Inalienable possession
In linguistics
Linguistics is the scientific study of human language. Linguistics can be broadly broken into three categories or subfields of study: language form, language meaning, and language in context....

, inalienable possession refers to the linguistic properties of certain noun
In linguistics, a noun is a member of a large, open lexical category whose members can occur as the main word in the subject of a clause, the object of a verb, or the object of a preposition .Lexical categories are defined in terms of how their members combine with other kinds of...

s or nominal morpheme
In linguistics, a morpheme is the smallest semantically meaningful unit in a language. The field of study dedicated to morphemes is called morphology. A morpheme is not identical to a word, and the principal difference between the two is that a morpheme may or may not stand alone, whereas a word,...

s based on the fact that they are always possessed. The semantic underpinning is that entities like body parts and relatives do not exist apart from a possessor. For example, a hand implies (someone's) hand, even if it is severed from the whole body. Likewise, a father implies (someone's) father. Such entities are inalienably possessed. Other things, like most artifacts and objects in nature, may be possessed or not. When these latter types of entities are possessed, the possession is alienable. Generally speaking, alienable possession is used for tangible things which you might somehow cease to own or possess at some point in the future through some action, such as trade (e.g., "my money"), whereas inalienable possession refers to a perpetual relationship which cannot be readily severed (e.g., "my mother"). Many languages reflect this distinction, although in different ways.

One way some languages distinguish between alienable and inalienable nominals is to have one class that cannot appear without an explicit possessor. Technically this is called obligatory possession
Obligatory possession
Obligatory possession is a linguistic phenomenon common in languages with nouns inflected for possessor. Certain words, commonly kinship terms and body parts, cannot occur without a possessor. The World Atlas of Language Structures lists 43 languages in its 244 language sample as having obligatory...

, but linguists often use the term inalienable possession to mean this. For example, Ojibwe, an Algonquian language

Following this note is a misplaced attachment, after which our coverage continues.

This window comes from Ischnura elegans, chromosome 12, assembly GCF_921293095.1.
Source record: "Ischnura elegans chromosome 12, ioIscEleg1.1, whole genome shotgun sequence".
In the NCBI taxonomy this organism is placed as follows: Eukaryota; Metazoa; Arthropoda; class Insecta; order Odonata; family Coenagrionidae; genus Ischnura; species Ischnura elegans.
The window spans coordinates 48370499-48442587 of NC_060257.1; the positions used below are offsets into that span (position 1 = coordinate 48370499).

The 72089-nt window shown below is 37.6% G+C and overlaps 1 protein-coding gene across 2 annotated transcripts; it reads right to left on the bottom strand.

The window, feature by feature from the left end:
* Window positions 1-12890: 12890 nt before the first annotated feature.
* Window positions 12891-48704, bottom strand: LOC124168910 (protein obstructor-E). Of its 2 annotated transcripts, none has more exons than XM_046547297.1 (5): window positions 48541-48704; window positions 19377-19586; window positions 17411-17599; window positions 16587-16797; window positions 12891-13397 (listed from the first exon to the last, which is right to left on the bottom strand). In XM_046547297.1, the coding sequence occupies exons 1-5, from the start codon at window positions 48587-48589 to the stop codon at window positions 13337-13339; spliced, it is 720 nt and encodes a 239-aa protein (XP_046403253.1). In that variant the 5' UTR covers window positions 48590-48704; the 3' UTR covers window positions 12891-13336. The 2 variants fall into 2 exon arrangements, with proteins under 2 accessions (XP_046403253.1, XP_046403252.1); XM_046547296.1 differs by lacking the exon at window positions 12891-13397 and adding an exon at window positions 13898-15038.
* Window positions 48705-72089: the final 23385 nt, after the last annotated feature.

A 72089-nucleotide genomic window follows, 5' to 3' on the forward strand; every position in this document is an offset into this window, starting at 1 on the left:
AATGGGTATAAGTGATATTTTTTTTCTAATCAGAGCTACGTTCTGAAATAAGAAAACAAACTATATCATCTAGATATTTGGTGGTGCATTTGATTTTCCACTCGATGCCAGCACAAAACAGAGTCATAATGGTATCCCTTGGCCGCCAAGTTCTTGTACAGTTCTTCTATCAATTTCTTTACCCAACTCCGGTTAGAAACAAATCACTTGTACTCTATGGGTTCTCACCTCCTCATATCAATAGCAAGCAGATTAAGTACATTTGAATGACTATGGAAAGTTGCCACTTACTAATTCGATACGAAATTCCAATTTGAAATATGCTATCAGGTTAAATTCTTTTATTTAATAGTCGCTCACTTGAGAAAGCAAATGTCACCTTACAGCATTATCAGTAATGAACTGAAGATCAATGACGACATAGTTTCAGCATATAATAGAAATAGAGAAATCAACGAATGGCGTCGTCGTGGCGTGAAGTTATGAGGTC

Algonquian languages
The Algonquian languages also Algonkian) are a subfamily of Native American languages which includes most of the languages in the Algic language family. The name of the Algonquian language family is distinguished from the orthographically similar Algonquin dialect of the Ojibwe language, which is a...

 in the Great Lakes
Great Lakes
The Great Lakes are a collection of freshwater lakes located in northeastern North America, on the Canada – United States border. Consisting of Lakes Superior, Michigan, Huron, Erie, and Ontario, they form the largest group of freshwater lakes on Earth by total surface, coming in second by volume...

 area of the US and Canada, has a class of words that must have explicit possessors. (In the technical language of Algonquianists these are called dependent nouns.) The following examples are from Minnesota Ojibwe.
ninik 'my arm' but not *nik '(an) arm'
nookmis 'my grandmother', but not *ookmis '(a) grandmother'

Statistically somewhere between 15-20% of the world's languages have obligatory possession
Obligatory possession
Obligatory possession is a linguistic phenomenon common in languages with nouns inflected for possessor. Certain words, commonly kinship terms and body parts, cannot occur without a possessor. The World Atlas of Language Structures lists 43 languages in its 244 language sample as having obligatory...


More widespread are differences in syntactic construction, depending on alienability. An example of such a difference is found in the formation of possessives in Dholuo, a Luo (Nilo-Saharan) language, widely-spoken in Kenya
Kenya , officially known as the Republic of Kenya, is a country in East Africa that lies on the equator, with the Indian Ocean to its south-east...

 and Tanzania
The United Republic of Tanzania is a country in East Africa bordered by Kenya and Uganda to the north, Rwanda, Burundi, and the Democratic Republic of the Congo to the west, and Zambia, Malawi, and Mozambique to the south. The country's eastern borders lie on the Indian Ocean.Tanzania is a state...



The first example is a case of alienable possession, as the bone is not part of the dog.
cogo guok
bone dog
'the dog's bone' (which it is eating)

The following is however an example of inalienable possession, the bone being part of the cow:
cok dhiang
bone (construct state) cow
'a cow bone'

Hawaiian language
The Hawaiian language is a Polynesian language that takes its name from Hawaii, the largest island in the tropical North Pacific archipelago where it developed. Hawaiian, along with English, is an official language of the state of Hawaii...

 is commonly cited as an example of a language with an alienability difference, because it uses a different preposition to mark possession depending on alienability.
nā iwi a Pua 'Pua's bones (as the chicken bones she is eating)'
the bones of Pua
nā iwi o Pua 'Pua's [own] bones'
the bones of Pua

However, the distinction between a '(alienable) of' and o '(inalienable) of' is used for other semantic distinctions less clearly attributable to the basic alienability distinction except in metaphorical ways.
ke kanaka a ke ali‘i 'the subject [controlled or appointed by] the chief'
the man of the king
ke kanaka o ke ali‘i 'the [hereditary] subject of the chief'
the man of the king

ka lei a Pua 'Pua's lei [to sell]'
the lei of Pua
ka lei o Pua 'Pua's lei [to wear]'
the lei of Pua

(All examples from Elbert and Pukui, pg. 139.)

In the constructed language
Constructed language
A planned or constructed language—known colloquially as a conlang—is a language whose phonology, grammar, and/or vocabulary has been consciously devised by an individual or group, instead of having evolved naturally...

 Dothraki, alienability is distinguished by changing the case of the possessor. Alienable possession is obligatorily marked on the possessor by the genitive case. Inalienable possession, on the other hand, is rendered implicitly, the possessor's presence being optional. When an inalienable possessor is included, it's marked with the ablative case.